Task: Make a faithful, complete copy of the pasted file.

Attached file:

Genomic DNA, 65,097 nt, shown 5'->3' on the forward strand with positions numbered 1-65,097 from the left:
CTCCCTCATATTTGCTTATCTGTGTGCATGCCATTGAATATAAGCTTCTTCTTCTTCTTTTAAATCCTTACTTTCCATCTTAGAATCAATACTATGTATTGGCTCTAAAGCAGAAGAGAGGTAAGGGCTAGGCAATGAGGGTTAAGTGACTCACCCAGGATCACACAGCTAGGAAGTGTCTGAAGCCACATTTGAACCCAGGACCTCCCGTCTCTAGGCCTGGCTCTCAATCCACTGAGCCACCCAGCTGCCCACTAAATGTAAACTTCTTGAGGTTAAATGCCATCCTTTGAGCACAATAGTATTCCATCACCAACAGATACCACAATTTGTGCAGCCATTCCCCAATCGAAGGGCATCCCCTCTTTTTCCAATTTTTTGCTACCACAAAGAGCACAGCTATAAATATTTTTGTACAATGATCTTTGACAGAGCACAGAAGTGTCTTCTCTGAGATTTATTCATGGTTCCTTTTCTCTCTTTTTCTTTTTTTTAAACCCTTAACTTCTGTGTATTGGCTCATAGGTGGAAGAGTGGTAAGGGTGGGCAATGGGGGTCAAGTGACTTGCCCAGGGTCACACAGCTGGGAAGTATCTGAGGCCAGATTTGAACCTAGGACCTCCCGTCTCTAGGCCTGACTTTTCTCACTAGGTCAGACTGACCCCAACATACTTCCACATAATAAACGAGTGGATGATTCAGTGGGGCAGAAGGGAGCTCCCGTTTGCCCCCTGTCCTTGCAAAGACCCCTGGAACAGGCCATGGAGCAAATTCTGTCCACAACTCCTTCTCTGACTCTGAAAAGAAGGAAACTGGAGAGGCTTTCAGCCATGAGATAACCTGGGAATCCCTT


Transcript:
Genomic DNA, 65,097 nt, shown 5'->3' on the forward strand with positions numbered 1-65,097 from the left:
CTCCCTCATATTTGCTTATCTGTGTGCATGCCATTGAATATAAGCTTCTTCTTCTTCTTTTAAATCCTTACTTTCCATCTTAGAATCAATACTATGTATTGGCTCTAAAGCAGAAGAGAGGTAAGGGCTAGGCAATGAGGGTTAAGTGACTCACCCAGGATCACACAGCTAGGAAGTGTCTGAAGCCACATTTGAACCCAGGACCTCCCGTCTCTAGGCCTGGCTCTCAATCCACTGAGCCACCCAGCTGCCCACTAAATGTAAACTTCTTGAGGTTAAATGCCATCCTTTGAGCACAATAGTATTCCATCACCAACAGATACCACAATTTGTGCAGCCATTCCCCAATCGAAGGGCATCCCCTCTTTTTCCAATTTTTTGCTACCACAAAGAGCACAGCTATAAATATTTTTGTACAATGATCTTTGACAGAGCACAGAAGTGTCTTCTCTGAGATTTATTCATGGTTCCTTTTCTCTCTTTTTCTTTTTTTTAAACCCTTAACTTCTGTGTATTGGCTCATAGGTGGAAGAGTGGTAAGGGTGGGCAATGGGGGTCAAGTGACTTGCCCAGGGTCACACAGCTGGGAAGTATCTGAGGCCAGATTTGAACCTAGGACCTCCCGTCTCTAGGCCTGACTTTTCTCACTAGGTCAGACTGACCCCAACATACTTCCACATAATAAACGAGTGGATGATTCAGTGGGGCAGAAGGGAGCTCCCGTTTGCCCCCTGTCCTTGCAAAGACCCCTGGAACAGGCCATGGAGCAAATTCTGTCCACAACTCCTTCTCTGACTCTGAAAAGAAGGAAACTGGAGAGGCTTTCAGCCATGAGATAACCTGGGAATCCCTT